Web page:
Carnation plants are only kept for a year, occasionally 18 months, and then replaced with new stock. Despite the fact that they can be cropped for longer than that, Bill believes that it’s best to turn them over regularly, mainly from a quality perspective.

“The whole basis of our business here is quality. People say you can happily grow carnations for a couple of years, but I have my doubts as to whether you can do it properly commercially.”

Quality has certainly paid off for Bill Amy. He has based his business on being able to supply a superior product to florists in the northern region and his customers cover an area stretching from Newcastle to Grafton and out as far as Tamworth and Moree. Once again, marketing has been important, and Bill’s preferred strategy has been to approach only one or two florists in a town as clients.

“Once we’re into one town, we go to somewhere new, and that gives that florist a bit more individuality in that town, which gives them an edge,” Bill says. The fact that the flowers are hydroponically grown is a big advantage these days, Bill feels, though it was not always so in the past.

“I strongly advertise the fact that the flowers are hydroponic,” he says. “I think hydroponics and growing under cover have gone hand in hand and therefore if you mention that you’re a greenhouse grower, growing in hydroponics nowadays, it tends to carry some weight.”

“You’ll find, especially in carnations, every major carnation grower worth his salt is growing hydroponically nowadays, because of fusarium problems. something worth promoting’s because of fusarium problems.”

Thrumster Farm carnations are sold to the florists for a set price year round. This, according to Bill, makes them fairly cheap in the winter, but it is a good price for summer and gives some stability to his returns. He is critical, however, of the way superior quality fails to get recognized in the marketing of fruit and vegetable produce in Australia. He points to Holland where A1 quality flowers are recognized as such and attract a top price, while in Australia, where no such quality control exists, high standard blooms may only get the same price as “rubbish”.

One development which has made a difference to flower growing in this country according to Bill , is the introduction of Plant Variety Rights (PVR). PVR has meant a better selection of flower varieties is available in Australia, and while we now pay royalties on new varieties, they are getting released here earlier and thereby improving the quality and selection available on the market. Previously, Bill feels, we were behind the times with flower varieties in Australia, since the lack of a PVR system meant that the Dutch growers would not release their new types here.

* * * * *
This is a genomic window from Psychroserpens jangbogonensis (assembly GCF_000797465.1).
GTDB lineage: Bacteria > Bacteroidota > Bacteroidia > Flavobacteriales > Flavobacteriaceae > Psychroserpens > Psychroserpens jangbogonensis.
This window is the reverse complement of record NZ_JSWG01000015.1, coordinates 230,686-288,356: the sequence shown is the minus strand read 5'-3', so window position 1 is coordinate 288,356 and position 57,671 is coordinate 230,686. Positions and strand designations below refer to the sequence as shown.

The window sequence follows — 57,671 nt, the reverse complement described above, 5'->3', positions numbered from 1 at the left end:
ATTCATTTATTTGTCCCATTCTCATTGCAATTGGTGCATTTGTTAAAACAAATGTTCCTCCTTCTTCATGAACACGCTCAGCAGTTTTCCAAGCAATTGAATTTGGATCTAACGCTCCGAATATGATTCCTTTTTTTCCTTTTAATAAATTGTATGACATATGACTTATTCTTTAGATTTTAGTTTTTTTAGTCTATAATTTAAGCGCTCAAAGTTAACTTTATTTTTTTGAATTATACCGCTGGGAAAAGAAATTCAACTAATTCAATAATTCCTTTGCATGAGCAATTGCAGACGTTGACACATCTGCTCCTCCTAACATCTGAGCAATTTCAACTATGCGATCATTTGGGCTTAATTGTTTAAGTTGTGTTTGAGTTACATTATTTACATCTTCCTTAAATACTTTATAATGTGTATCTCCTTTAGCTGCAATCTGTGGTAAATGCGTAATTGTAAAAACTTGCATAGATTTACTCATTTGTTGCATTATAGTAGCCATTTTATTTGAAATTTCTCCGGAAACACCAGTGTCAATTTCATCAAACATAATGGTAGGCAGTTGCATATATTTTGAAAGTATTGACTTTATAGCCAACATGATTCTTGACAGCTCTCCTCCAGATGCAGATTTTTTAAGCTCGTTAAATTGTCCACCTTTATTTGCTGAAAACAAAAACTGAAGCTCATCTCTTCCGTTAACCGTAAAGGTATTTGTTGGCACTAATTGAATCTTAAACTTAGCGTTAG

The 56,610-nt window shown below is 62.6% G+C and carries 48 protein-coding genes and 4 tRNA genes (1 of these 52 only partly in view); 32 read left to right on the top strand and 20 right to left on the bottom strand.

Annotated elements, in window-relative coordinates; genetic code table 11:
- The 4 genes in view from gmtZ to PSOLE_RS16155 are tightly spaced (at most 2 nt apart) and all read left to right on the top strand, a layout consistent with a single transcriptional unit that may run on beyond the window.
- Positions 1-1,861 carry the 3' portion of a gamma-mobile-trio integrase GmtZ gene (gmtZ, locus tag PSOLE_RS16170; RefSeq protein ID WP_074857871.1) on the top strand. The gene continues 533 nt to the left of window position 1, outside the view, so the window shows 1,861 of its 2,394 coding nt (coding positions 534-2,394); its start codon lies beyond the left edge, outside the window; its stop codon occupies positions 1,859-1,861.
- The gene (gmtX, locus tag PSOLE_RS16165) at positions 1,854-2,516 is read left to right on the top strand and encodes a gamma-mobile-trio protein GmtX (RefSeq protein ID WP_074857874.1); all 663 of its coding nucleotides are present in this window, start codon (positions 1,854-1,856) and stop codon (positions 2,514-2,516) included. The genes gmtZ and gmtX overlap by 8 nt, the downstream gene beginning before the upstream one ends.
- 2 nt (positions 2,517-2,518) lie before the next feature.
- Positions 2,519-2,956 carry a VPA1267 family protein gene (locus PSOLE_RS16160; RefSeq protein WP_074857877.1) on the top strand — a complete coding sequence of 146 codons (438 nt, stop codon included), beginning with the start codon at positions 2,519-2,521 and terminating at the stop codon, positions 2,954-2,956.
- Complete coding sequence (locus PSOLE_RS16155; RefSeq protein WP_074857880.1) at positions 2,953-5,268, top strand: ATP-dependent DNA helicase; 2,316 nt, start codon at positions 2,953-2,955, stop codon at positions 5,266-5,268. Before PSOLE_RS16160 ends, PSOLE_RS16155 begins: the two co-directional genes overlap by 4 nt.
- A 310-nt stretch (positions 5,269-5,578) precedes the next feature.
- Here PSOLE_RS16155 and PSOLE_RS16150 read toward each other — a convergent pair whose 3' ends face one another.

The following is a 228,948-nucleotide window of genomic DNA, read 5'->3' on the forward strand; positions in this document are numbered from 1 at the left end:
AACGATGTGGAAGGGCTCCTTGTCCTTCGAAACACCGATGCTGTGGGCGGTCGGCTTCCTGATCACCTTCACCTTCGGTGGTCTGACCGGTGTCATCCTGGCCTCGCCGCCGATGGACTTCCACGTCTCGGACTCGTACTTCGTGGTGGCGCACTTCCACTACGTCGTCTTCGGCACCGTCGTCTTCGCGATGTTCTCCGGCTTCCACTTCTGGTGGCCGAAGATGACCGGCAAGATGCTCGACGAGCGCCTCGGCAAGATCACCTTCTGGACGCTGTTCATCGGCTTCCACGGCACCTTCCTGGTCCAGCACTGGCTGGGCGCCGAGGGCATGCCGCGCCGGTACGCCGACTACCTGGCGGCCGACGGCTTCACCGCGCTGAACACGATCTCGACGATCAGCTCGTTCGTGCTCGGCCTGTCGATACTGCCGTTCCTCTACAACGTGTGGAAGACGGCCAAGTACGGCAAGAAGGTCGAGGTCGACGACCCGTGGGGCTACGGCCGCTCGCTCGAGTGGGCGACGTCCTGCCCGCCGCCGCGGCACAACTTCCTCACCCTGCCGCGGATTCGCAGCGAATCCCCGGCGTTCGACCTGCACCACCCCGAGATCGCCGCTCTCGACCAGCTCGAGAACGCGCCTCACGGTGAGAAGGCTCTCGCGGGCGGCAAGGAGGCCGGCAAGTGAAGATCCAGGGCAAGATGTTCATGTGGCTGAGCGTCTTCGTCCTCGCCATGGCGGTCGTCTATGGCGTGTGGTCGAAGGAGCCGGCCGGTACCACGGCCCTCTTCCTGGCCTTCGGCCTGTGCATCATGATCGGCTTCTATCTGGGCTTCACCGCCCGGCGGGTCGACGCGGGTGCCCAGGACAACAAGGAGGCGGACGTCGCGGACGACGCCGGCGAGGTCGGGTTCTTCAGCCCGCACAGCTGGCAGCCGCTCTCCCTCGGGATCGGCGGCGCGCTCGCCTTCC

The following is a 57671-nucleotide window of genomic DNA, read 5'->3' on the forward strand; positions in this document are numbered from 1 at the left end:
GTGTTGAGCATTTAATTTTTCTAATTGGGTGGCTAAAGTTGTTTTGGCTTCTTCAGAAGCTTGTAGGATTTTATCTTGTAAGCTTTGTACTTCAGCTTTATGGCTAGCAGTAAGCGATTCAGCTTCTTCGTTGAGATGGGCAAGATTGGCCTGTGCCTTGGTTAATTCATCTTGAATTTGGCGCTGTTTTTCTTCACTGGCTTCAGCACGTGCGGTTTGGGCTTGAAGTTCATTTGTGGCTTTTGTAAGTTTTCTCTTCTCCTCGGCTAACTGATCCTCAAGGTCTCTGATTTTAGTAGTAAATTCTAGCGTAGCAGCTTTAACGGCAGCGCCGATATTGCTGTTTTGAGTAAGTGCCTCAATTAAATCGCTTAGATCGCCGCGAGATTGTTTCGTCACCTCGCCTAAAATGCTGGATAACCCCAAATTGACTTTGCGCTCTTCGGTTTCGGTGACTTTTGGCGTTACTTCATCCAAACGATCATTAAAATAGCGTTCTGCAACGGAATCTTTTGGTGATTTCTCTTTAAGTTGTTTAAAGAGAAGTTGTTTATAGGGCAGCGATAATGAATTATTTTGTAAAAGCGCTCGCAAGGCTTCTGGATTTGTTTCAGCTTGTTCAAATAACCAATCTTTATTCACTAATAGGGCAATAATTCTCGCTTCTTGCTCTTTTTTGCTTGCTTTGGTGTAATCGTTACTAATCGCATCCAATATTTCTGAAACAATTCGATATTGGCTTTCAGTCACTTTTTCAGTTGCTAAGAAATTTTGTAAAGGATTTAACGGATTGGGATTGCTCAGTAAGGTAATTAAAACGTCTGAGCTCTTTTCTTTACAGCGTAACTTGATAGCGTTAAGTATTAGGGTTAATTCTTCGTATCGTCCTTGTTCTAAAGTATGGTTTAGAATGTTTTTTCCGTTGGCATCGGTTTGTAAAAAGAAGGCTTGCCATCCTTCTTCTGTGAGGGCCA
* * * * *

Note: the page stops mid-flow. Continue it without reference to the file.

In terms of efficiency, Thrumster Farm is an impressive operation. The system has been designed to be run smoothly by Bill himself , who is a great believer in labour saving devices and good set-ups.

“You’ve got to have it neat, you can’t work otherwise,” he explains. “Everything we’ve done here, we’ve tried to do it properly the first time round.”

Doing it properly has included installing concrete floors in all the greenhouses. These provide a clean environment, better working conditions for the flower pickers and a quick turn around of crops. When a crop of flowers is finished, the sheds can simply be hosed out and are ready for the next planting. While concrete floors are a significant expense initially, Bill believes he will get his money back in 7-8 years from the associated savings. Economies of time are important also and for this reason, plant cuttings are established first in rockwool cubes, and spend a month in a propagation shed before being transplanted, cube and all, into the larger batts. This of course means that the flower sheds are not tied up with immature, non-flowering stock for any longer than they need to be.

The planting schedule is organized so that everything in the greenhouse is flowering during winter and about two thirds over the summer, when replanting is carried out. Plants are watered for two hour periods once a day in winter(at EC 2) and 2-3 times a day in summer (at EC 1.6) . Bill regularly samples the nutrient in the rockwool batts to measure the pH and EC, but does not find it necessary to flush them with fresh water. Once every 6 weeks, however, he may run the system at a reduced EC of around 1sqm, to provide a flushing effect. Gerberas, Bill finds, are a good barometer of how things are going, being very sensitive to nutrient problems and rising salt levels in the rockwool particularly .

“If everything’s going well with your Gerberas, you can be fairly happy that everything else is okay.”

Some of the smaller sheds are heated during the winter, via hot water tubes which run beneath the rockwool. This maintains a temperature of around 15-16°C overnight – outside temperatures can drop to 1-2°C in winter.